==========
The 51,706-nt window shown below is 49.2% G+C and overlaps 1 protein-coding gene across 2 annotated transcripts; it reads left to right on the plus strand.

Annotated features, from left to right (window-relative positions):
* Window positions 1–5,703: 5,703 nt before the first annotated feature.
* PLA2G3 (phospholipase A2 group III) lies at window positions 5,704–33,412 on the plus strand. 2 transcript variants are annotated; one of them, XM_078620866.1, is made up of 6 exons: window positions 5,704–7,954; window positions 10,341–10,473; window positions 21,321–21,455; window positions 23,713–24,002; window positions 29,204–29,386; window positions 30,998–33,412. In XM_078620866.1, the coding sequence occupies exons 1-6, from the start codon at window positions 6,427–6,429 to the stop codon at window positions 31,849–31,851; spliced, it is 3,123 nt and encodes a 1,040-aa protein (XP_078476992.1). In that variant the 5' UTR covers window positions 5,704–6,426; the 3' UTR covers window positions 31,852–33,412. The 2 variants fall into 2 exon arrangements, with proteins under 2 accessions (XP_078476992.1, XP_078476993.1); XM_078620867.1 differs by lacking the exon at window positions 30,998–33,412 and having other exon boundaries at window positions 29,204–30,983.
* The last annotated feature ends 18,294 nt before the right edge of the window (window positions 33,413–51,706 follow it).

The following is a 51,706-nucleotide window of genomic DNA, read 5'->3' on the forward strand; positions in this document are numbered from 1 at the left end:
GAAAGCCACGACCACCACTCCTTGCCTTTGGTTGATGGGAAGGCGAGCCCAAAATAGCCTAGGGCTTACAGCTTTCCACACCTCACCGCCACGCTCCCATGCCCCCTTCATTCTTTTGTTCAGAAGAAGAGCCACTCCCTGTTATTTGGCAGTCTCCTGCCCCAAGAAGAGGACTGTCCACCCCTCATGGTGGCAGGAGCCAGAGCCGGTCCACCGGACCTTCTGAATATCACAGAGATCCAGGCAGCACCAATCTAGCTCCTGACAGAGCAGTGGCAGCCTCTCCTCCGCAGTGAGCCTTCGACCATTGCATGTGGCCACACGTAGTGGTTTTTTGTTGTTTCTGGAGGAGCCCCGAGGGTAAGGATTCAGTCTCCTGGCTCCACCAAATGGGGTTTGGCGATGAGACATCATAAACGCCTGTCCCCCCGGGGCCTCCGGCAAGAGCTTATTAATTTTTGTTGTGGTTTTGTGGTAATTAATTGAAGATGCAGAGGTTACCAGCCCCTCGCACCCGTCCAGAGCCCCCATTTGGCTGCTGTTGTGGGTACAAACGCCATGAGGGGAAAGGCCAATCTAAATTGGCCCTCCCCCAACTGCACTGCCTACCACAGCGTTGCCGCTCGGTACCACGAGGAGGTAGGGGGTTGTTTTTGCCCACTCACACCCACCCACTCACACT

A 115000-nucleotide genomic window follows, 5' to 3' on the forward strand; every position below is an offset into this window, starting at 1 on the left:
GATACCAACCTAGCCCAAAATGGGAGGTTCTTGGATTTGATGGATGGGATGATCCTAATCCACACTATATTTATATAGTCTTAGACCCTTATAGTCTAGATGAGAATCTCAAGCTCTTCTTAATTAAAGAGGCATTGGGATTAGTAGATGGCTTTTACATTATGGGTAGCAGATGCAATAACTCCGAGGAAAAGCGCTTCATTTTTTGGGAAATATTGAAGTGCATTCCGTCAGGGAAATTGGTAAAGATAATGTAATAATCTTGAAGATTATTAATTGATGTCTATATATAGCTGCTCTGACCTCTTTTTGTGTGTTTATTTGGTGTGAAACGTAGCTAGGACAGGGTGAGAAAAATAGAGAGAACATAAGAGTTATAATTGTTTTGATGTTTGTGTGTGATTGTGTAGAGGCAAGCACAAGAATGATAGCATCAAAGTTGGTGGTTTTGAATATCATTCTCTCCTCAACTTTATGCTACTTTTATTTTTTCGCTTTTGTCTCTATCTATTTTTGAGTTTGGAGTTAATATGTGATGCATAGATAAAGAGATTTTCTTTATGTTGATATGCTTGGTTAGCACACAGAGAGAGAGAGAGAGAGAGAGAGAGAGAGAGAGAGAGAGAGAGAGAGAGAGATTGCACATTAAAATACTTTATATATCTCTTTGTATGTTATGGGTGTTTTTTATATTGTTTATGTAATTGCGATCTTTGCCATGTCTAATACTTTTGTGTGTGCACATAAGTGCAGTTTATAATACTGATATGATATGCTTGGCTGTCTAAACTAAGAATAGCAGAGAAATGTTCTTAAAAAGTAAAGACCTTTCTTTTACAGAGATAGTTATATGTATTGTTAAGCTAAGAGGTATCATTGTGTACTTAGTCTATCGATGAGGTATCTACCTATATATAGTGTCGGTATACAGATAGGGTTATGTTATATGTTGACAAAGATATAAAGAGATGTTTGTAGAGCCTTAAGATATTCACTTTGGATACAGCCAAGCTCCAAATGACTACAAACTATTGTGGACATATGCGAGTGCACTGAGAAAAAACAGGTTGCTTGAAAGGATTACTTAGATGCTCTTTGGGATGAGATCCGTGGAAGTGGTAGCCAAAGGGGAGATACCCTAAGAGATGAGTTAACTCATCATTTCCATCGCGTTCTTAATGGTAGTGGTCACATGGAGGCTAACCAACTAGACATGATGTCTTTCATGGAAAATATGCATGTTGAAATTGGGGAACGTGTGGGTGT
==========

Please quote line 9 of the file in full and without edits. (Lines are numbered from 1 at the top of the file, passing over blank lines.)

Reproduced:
GATACCAACCTAGCCCAAAATGGGAGGTTCTTGGATTTGATGGATGGGATGATCCTAATCCACACTATATTTATATAGTCTTAGACCCTTATAGTCTAGATGAGAATCTCAAGCTCTTCTTAATTAAAGAGGCATTGGGATTAGTAGATGGCTTTTACATTATGGGTAGCAGATGCAATAACTCCGAGGAAAAGCGCTTCATTTTTTGGGAAATATTGAAGTGCATTCCGTCAGGGAAATTGGTAAAGATAATGTAATAATCTTGAAGATTATTAATTGATGTCTATATATAGCTGCTCTGACCTCTTTTTGTGTGTTTATTTGGTGTGAAACGTAGCTAGGACAGGGTGAGAAAAATAGAGAGAACATAAGAGTTATAATTGTTTTGATGTTTGTGTGTGATTGTGTAGAGGCAAGCACAAGAATGATAGCATCAAAGTTGGTGGTTTTGAATATCATTCTCTCCTCAACTTTATGCTACTTTTATTTTTTCGCTTTTGTCTCTATCTATTTTTGAGTTTGGAGTTAATATGTGATGCATAGATAAAGAGATTTTCTTTATGTTGATATGCTTGGTTAGCACACAGAGAGAGAGAGAGAGAGAGAGAGAGAGAGAGAGAGAGAGAGAGAGAGAGAGATTGCACATTAAAATACTTTATATATCTCTTTGTATGTTATGGGTGTTTTTTATATTGTTTATGTAATTGCGATCTTTGCCATGTCTAATACTTTTGTGTGTGCACATAAGTGCAGTTTATAATACTGATATGATATGCTTGGCTGTCTAAACTAAGAATAGCAGAGAAATGTTCTTAAAAAGTAAAGACCTTTCTTTTACAGAGATAGTTATATGTATTGTTAAGCTAAGAGGTATCATTGTGTACTTAGTCTATCGATGAGGTATCTACCTATATATAGTGTCGGTATACAGATAGGGTTATGTTATATGTTGACAAAGATATAAAGAGATGTTTGTAGAGCCTTAAGATATTCACTTTGGATACAGCCAAGCTCCAAATGACTACAAACTATTGTGGACATATGCGAGTGCACTGAGAAAAAACAGGTTGCTTGAAAGGATTACTTAGATGCTCTTTGGGATGAGATCCGTGGAAGTGGTAGCCAAAGGGGAGATACCCTAAGAGATGAGTTAACTCATCATTTCCATCGCGTTCTTAATGGTAGTGGTCACATGGAGGCTAACCAACTAGACATGATGTCTTTCATGGAAAATATGCATGTTGAAATTGGGGAACGTGTGGGTGT